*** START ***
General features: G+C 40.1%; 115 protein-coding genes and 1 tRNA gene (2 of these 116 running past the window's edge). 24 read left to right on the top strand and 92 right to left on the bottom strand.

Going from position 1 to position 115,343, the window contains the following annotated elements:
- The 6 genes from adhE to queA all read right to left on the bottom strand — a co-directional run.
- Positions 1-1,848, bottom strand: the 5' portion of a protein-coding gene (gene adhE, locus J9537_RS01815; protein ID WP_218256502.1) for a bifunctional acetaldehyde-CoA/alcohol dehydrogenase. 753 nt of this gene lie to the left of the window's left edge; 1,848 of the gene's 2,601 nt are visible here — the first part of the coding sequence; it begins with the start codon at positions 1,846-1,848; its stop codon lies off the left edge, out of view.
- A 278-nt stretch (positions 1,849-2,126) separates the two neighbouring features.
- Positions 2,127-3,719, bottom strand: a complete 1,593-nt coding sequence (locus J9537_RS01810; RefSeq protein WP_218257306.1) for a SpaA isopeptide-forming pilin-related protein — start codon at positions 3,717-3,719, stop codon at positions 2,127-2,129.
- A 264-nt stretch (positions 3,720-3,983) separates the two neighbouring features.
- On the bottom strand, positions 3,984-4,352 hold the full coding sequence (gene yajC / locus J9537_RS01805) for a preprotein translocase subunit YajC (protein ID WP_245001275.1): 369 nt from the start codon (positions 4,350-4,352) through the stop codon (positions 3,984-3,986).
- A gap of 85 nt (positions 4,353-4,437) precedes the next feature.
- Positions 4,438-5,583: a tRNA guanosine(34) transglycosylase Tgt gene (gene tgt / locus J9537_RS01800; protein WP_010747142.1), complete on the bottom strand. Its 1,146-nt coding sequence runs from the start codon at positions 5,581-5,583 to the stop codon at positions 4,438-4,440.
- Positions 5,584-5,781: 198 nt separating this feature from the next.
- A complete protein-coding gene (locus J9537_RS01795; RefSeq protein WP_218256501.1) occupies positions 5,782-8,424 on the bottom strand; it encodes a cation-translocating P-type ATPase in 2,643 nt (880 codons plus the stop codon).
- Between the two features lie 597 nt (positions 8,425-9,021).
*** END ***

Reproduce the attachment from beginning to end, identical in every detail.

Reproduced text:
General features: G+C 40.1%; 115 protein-coding genes and 1 tRNA gene (2 of these 116 running past the window's edge). 24 read left to right on the top strand and 92 right to left on the bottom strand.

Going from position 1 to position 115,343, the window contains the following annotated elements:
- The 6 genes from adhE to queA all read right to left on the bottom strand — a co-directional run.
- Positions 1-1,848, bottom strand: the 5' portion of a protein-coding gene (gene adhE, locus J9537_RS01815; protein ID WP_218256502.1) for a bifunctional acetaldehyde-CoA/alcohol dehydrogenase. 753 nt of this gene lie to the left of the window's left edge; 1,848 of the gene's 2,601 nt are visible here — the first part of the coding sequence; it begins with the start codon at positions 1,846-1,848; its stop codon lies off the left edge, out of view.
- A 278-nt stretch (positions 1,849-2,126) separates the two neighbouring features.
- Positions 2,127-3,719, bottom strand: a complete 1,593-nt coding sequence (locus J9537_RS01810; RefSeq protein WP_218257306.1) for a SpaA isopeptide-forming pilin-related protein — start codon at positions 3,717-3,719, stop codon at positions 2,127-2,129.
- A 264-nt stretch (positions 3,720-3,983) separates the two neighbouring features.
- On the bottom strand, positions 3,984-4,352 hold the full coding sequence (gene yajC / locus J9537_RS01805) for a preprotein translocase subunit YajC (protein ID WP_245001275.1): 369 nt from the start codon (positions 4,350-4,352) through the stop codon (positions 3,984-3,986).
- A gap of 85 nt (positions 4,353-4,437) precedes the next feature.
- Positions 4,438-5,583: a tRNA guanosine(34) transglycosylase Tgt gene (gene tgt / locus J9537_RS01800; protein WP_010747142.1), complete on the bottom strand. Its 1,146-nt coding sequence runs from the start codon at positions 5,581-5,583 to the stop codon at positions 4,438-4,440.
- Positions 5,584-5,781: 198 nt separating this feature from the next.
- A complete protein-coding gene (locus J9537_RS01795; RefSeq protein WP_218256501.1) occupies positions 5,782-8,424 on the bottom strand; it encodes a cation-translocating P-type ATPase in 2,643 nt (880 codons plus the stop codon).
- Between the two features lie 597 nt (positions 8,425-9,021).